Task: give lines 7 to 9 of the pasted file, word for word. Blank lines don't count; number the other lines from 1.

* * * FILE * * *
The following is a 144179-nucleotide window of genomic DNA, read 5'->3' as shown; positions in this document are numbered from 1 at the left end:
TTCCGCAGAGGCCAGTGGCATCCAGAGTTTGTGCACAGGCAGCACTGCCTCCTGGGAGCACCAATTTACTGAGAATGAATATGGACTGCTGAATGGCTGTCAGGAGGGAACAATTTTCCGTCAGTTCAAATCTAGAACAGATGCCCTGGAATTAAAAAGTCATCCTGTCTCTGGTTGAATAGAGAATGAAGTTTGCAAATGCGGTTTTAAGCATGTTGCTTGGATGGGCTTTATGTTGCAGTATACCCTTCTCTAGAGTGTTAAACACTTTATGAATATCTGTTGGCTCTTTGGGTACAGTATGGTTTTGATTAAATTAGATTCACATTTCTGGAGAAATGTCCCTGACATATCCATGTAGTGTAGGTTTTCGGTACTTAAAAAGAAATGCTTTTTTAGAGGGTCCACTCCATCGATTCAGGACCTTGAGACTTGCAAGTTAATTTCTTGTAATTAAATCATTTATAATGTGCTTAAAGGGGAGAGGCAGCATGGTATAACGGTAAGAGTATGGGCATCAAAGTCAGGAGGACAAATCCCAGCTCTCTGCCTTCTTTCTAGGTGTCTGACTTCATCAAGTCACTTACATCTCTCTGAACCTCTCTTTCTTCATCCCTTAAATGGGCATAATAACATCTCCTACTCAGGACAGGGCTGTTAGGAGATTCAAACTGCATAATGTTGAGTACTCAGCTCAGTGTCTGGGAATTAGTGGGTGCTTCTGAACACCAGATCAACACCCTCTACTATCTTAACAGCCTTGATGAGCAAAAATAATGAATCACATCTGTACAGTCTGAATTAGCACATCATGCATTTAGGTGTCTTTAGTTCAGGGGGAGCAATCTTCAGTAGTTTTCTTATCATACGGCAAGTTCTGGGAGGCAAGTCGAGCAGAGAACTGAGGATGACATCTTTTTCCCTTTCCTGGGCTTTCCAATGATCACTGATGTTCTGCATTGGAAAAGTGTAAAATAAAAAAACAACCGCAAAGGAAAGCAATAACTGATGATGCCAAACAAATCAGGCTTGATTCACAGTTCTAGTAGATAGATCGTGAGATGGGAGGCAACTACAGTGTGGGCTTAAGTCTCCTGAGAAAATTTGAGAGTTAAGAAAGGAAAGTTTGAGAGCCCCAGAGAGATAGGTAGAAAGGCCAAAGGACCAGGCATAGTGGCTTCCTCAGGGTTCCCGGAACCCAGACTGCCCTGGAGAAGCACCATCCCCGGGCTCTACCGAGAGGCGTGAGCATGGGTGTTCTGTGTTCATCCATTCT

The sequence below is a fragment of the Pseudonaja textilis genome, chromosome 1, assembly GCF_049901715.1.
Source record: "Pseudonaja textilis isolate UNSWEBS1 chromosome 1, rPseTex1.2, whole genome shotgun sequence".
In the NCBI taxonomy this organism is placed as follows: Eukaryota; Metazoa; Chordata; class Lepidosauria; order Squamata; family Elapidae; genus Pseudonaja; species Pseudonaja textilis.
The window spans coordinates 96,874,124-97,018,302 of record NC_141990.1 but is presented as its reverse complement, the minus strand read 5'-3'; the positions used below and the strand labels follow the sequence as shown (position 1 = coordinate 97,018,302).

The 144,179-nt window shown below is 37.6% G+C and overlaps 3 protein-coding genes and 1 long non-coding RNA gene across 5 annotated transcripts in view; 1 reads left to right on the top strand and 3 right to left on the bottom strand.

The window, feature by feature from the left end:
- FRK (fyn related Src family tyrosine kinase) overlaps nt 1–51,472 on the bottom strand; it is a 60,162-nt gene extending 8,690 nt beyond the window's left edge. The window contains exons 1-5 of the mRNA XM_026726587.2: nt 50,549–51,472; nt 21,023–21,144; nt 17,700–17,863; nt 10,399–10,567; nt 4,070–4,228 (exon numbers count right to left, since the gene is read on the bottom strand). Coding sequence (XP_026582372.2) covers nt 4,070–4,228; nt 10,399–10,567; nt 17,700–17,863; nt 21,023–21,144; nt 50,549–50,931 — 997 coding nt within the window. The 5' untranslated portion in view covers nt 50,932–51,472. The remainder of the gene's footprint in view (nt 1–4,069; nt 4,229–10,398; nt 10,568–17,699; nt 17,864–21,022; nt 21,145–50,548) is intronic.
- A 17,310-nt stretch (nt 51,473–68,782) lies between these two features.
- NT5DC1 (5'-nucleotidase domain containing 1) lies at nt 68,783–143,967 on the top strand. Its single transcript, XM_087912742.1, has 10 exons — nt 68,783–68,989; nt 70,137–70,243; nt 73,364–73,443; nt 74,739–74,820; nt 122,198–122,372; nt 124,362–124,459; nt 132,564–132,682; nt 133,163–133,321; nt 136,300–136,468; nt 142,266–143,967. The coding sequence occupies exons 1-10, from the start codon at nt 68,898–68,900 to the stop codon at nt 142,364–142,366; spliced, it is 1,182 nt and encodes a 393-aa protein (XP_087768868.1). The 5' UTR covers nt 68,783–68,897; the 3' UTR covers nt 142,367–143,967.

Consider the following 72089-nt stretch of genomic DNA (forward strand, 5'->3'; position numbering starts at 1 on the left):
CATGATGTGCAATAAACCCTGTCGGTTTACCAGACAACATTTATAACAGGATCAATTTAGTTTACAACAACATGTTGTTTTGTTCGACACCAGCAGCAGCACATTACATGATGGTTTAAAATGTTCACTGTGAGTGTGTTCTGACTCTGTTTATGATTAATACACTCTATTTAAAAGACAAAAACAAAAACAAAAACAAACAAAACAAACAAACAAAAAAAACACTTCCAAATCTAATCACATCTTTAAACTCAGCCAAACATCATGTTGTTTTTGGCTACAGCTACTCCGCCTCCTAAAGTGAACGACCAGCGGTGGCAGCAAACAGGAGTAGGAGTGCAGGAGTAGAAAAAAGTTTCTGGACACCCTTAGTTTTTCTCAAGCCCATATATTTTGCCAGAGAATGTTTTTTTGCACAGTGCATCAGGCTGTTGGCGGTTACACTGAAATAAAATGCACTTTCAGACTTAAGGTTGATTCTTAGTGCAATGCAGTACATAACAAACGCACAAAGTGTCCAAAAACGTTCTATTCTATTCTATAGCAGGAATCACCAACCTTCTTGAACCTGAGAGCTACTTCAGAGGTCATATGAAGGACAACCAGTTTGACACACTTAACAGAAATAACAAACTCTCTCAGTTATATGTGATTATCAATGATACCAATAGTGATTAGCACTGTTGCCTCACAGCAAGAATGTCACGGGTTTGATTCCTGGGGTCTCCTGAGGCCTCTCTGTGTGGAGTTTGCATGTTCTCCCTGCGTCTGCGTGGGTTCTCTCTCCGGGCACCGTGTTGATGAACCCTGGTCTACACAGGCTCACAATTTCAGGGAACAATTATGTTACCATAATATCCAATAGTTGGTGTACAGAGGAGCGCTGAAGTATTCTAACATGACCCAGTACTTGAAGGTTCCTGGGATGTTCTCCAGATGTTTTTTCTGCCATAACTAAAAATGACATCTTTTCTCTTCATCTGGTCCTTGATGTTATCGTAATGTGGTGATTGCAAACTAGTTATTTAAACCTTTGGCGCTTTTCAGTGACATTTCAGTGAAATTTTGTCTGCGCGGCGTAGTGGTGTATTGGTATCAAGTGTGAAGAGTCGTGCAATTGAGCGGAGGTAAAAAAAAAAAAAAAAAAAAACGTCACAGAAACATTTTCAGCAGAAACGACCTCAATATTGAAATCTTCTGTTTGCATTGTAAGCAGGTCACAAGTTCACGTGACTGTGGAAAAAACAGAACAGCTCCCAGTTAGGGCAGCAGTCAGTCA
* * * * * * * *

The 144,179-nt window shown below is 37.6% G+C and overlaps 3 protein-coding genes and 1 long non-coding RNA gene across 5 annotated transcripts in view; 1 reads left to right on the top strand and 3 right to left on the bottom strand.

The window, feature by feature from the left end:
- FRK (fyn related Src family tyrosine kinase) overlaps nt 1–51,472 on the bottom strand; it is a 60,162-nt gene extending 8,690 nt beyond the window's left edge. The window contains exons 1-5 of the mRNA XM_026726587.2: nt 50,549–51,472; nt 21,023–21,144; nt 17,700–17,863; nt 10,399–10,567; nt 4,070–4,228 (exon numbers count right to left, since the gene is read on the bottom strand). Coding sequence (XP_026582372.2) covers nt 4,070–4,228; nt 10,399–10,567; nt 17,700–17,863; nt 21,023–21,144; nt 50,549–50,931 — 997 coding nt within the window. The 5' untranslated portion in view covers nt 50,932–51,472. The remainder of the gene's footprint in view (nt 1–4,069; nt 4,229–10,398; nt 10,568–17,699; nt 17,864–21,022; nt 21,145–50,548) is intronic.